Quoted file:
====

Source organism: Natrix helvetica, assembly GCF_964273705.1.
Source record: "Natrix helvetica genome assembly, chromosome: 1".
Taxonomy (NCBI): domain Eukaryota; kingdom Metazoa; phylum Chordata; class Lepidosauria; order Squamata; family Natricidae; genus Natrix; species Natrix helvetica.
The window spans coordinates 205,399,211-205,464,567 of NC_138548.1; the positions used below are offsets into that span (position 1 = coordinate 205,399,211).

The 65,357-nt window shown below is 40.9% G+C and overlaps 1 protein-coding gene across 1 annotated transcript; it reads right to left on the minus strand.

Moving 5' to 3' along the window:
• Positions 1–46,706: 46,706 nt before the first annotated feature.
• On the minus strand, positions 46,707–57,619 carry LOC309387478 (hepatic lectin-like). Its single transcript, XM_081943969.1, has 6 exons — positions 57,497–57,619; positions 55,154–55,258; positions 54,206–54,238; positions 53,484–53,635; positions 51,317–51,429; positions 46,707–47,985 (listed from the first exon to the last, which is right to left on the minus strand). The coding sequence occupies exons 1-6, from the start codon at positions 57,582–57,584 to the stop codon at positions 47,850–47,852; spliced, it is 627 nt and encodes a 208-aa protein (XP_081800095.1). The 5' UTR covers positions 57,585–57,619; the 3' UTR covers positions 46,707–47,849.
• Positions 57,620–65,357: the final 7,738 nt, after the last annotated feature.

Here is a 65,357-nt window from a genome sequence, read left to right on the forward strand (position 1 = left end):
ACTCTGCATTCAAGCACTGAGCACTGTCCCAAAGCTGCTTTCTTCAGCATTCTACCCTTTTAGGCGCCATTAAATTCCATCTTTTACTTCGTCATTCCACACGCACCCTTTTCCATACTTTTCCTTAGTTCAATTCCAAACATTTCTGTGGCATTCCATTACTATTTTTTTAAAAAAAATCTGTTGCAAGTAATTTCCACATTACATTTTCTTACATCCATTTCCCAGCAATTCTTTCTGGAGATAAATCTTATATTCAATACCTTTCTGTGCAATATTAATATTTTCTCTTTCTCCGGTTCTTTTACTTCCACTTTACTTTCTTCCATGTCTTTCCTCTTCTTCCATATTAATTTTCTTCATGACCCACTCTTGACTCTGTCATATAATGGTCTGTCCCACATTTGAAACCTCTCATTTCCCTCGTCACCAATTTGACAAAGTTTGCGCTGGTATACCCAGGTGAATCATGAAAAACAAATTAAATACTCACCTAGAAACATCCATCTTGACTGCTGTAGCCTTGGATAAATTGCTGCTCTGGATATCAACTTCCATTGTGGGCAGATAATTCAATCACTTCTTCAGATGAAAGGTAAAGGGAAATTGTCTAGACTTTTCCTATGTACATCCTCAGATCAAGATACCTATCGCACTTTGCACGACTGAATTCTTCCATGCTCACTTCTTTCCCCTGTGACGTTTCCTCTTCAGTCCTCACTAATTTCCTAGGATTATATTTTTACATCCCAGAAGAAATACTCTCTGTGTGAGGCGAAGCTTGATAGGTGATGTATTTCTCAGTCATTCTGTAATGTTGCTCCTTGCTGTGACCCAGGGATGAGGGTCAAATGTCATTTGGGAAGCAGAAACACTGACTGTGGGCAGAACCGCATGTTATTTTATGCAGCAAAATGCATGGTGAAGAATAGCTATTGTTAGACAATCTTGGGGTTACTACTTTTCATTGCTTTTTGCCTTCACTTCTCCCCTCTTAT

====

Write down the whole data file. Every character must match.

Source organism: Natrix helvetica, assembly GCF_964273705.1.
Source record: "Natrix helvetica genome assembly, chromosome: 1".
Taxonomy (NCBI): domain Eukaryota; kingdom Metazoa; phylum Chordata; class Lepidosauria; order Squamata; family Natricidae; genus Natrix; species Natrix helvetica.
The window spans coordinates 205,399,211-205,464,567 of NC_138548.1; the positions used below are offsets into that span (position 1 = coordinate 205,399,211).

The 65,357-nt window shown below is 40.9% G+C and overlaps 1 protein-coding gene across 1 annotated transcript; it reads right to left on the minus strand.

Moving 5' to 3' along the window:
• Positions 1–46,706: 46,706 nt before the first annotated feature.
• On the minus strand, positions 46,707–57,619 carry LOC309387478 (hepatic lectin-like). Its single transcript, XM_081943969.1, has 6 exons — positions 57,497–57,619; positions 55,154–55,258; positions 54,206–54,238; positions 53,484–53,635; positions 51,317–51,429; positions 46,707–47,985 (listed from the first exon to the last, which is right to left on the minus strand). The coding sequence occupies exons 1-6, from the start codon at positions 57,582–57,584 to the stop codon at positions 47,850–47,852; spliced, it is 627 nt and encodes a 208-aa protein (XP_081800095.1). The 5' UTR covers positions 57,585–57,619; the 3' UTR covers positions 46,707–47,849.
• Positions 57,620–65,357: the final 7,738 nt, after the last annotated feature.

Here is a 65,357-nt window from a genome sequence, read left to right on the forward strand (position 1 = left end):
ACTCTGCATTCAAGCACTGAGCACTGTCCCAAAGCTGCTTTCTTCAGCATTCTACCCTTTTAGGCGCCATTAAATTCCATCTTTTACTTCGTCATTCCACACGCACCCTTTTCCATACTTTTCCTTAGTTCAATTCCAAACATTTCTGTGGCATTCCATTACTATTTTTTTAAAAAAAATCTGTTGCAAGTAATTTCCACATTACATTTTCTTACATCCATTTCCCAGCAATTCTTTCTGGAGATAAATCTTATATTCAATACCTTTCTGTGCAATATTAATATTTTCTCTTTCTCCGGTTCTTTTACTTCCACTTTACTTTCTTCCATGTCTTTCCTCTTCTTCCATATTAATTTTCTTCATGACCCACTCTTGACTCTGTCATATAATGGTCTGTCCCACATTTGAAACCTCTCATTTCCCTCGTCACCAATTTGACAAAGTTTGCGCTGGTATACCCAGGTGAATCATGAAAAACAAATTAAATACTCACCTAGAAACATCCATCTTGACTGCTGTAGCCTTGGATAAATTGCTGCTCTGGATATCAACTTCCATTGTGGGCAGATAATTCAATCACTTCTTCAGATGAAAGGTAAAGGGAAATTGTCTAGACTTTTCCTATGTACATCCTCAGATCAAGATACCTATCGCACTTTGCACGACTGAATTCTTCCATGCTCACTTCTTTCCCCTGTGACGTTTCCTCTTCAGTCCTCACTAATTTCCTAGGATTATATTTTTACATCCCAGAAGAAATACTCTCTGTGTGAGGCGAAGCTTGATAGGTGATGTATTTCTCAGTCATTCTGTAATGTTGCTCCTTGCTGTGACCCAGGGATGAGGGTCAAATGTCATTTGGGAAGCAGAAACACTGACTGTGGGCAGAACCGCATGTTATTTTATGCAGCAAAATGCATGGTGAAGAATAGCTATTGTTAGACAATCTTGGGGTTACTACTTTTCATTGCTTTTTGCCTTCACTTCTCCCCTCTTAT